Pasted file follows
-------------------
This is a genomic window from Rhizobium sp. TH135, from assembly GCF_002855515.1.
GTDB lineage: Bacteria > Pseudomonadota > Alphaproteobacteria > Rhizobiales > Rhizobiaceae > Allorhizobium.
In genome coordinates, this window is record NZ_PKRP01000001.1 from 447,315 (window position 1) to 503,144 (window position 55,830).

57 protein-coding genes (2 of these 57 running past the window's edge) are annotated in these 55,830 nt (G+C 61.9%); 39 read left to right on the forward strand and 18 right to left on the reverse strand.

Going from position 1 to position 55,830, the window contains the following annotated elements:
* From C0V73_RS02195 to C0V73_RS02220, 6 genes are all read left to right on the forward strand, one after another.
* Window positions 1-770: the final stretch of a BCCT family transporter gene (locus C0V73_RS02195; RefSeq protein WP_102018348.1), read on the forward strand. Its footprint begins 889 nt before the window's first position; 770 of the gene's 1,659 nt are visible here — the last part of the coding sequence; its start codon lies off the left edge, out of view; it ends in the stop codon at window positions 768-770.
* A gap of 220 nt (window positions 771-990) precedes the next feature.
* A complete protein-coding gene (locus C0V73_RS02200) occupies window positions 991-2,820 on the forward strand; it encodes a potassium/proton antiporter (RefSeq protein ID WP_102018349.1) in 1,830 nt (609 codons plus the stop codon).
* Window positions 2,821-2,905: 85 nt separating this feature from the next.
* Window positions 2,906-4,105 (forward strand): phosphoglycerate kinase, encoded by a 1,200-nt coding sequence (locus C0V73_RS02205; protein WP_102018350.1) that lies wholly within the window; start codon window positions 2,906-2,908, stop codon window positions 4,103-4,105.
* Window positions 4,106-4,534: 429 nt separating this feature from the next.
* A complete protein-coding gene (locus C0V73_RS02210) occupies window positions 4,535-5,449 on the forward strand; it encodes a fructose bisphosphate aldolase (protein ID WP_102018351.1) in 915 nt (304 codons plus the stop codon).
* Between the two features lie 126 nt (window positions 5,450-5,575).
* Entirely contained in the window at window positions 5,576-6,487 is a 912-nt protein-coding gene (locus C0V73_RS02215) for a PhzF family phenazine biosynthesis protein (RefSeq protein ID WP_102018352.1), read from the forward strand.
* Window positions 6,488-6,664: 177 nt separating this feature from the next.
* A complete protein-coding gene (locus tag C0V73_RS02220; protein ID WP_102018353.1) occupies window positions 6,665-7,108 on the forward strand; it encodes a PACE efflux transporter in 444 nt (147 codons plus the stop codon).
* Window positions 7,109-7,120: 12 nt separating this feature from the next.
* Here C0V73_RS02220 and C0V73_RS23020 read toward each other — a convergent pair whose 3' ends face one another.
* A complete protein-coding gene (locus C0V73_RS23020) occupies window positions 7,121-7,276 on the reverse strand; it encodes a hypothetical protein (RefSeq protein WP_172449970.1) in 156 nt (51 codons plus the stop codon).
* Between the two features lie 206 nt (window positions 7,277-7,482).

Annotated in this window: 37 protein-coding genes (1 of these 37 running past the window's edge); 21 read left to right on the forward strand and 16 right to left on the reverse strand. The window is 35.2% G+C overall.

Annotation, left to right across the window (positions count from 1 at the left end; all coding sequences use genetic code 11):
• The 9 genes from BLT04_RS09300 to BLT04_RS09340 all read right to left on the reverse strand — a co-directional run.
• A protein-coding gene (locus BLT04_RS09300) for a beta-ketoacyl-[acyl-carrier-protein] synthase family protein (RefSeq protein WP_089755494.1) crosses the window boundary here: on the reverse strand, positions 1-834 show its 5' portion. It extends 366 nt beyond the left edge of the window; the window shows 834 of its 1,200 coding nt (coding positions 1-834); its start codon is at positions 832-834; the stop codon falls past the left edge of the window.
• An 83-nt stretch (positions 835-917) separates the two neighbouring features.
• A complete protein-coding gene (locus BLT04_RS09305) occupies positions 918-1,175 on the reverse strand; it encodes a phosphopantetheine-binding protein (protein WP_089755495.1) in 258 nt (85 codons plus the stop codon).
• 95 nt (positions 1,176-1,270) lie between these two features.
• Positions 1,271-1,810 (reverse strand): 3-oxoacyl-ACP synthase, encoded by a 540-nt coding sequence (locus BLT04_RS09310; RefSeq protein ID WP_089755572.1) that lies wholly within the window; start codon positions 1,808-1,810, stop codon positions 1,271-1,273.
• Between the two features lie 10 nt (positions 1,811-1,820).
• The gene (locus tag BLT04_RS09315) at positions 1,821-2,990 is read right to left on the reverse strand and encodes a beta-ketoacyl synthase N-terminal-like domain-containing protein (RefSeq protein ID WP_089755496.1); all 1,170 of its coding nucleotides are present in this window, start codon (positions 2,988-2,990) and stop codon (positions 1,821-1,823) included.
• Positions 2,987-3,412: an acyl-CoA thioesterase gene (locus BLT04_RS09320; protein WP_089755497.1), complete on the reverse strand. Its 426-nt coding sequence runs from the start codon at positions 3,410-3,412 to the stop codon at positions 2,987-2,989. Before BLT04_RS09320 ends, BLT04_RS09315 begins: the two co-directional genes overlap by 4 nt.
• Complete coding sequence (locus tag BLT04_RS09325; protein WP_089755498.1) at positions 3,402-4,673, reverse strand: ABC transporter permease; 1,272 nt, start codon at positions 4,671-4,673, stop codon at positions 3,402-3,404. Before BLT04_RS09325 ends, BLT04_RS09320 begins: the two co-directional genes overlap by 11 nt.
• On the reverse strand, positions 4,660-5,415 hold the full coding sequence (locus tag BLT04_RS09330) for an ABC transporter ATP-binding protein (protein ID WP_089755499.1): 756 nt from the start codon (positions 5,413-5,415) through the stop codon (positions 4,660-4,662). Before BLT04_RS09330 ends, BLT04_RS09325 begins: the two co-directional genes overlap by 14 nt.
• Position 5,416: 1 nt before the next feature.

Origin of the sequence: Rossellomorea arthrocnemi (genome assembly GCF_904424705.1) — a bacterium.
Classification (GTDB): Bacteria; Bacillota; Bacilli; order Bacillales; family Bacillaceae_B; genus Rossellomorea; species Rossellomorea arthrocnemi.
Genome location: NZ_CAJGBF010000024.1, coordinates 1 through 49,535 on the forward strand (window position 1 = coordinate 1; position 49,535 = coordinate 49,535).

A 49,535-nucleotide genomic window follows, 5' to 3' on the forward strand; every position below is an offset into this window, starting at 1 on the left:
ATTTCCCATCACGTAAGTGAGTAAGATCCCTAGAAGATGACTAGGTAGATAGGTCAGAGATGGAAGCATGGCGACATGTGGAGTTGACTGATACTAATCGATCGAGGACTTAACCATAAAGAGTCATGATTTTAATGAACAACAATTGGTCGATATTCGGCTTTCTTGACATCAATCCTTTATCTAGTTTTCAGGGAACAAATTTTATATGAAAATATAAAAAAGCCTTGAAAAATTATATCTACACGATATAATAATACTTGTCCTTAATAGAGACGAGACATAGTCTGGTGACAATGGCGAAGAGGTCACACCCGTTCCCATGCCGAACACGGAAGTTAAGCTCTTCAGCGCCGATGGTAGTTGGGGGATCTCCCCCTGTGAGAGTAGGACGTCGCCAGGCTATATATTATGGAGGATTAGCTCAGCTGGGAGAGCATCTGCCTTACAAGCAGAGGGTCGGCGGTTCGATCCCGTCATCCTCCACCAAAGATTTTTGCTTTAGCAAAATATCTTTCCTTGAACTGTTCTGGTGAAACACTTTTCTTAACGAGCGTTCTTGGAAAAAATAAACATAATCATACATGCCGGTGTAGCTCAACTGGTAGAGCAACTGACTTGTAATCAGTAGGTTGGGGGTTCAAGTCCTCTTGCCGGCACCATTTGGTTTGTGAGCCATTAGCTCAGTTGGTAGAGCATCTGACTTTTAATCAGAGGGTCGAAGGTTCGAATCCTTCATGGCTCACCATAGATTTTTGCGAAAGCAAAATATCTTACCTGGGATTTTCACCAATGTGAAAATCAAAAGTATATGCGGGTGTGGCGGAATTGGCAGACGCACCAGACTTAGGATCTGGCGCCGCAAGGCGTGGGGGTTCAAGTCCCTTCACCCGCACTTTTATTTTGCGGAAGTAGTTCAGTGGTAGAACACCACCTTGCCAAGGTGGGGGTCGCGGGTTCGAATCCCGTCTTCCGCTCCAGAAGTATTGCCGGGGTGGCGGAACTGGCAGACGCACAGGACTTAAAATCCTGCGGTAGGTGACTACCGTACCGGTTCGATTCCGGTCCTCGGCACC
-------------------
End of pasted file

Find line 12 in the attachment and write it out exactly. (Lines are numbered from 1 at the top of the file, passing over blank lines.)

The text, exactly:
* Window positions 4,106-4,534: 429 nt separating this feature from the next.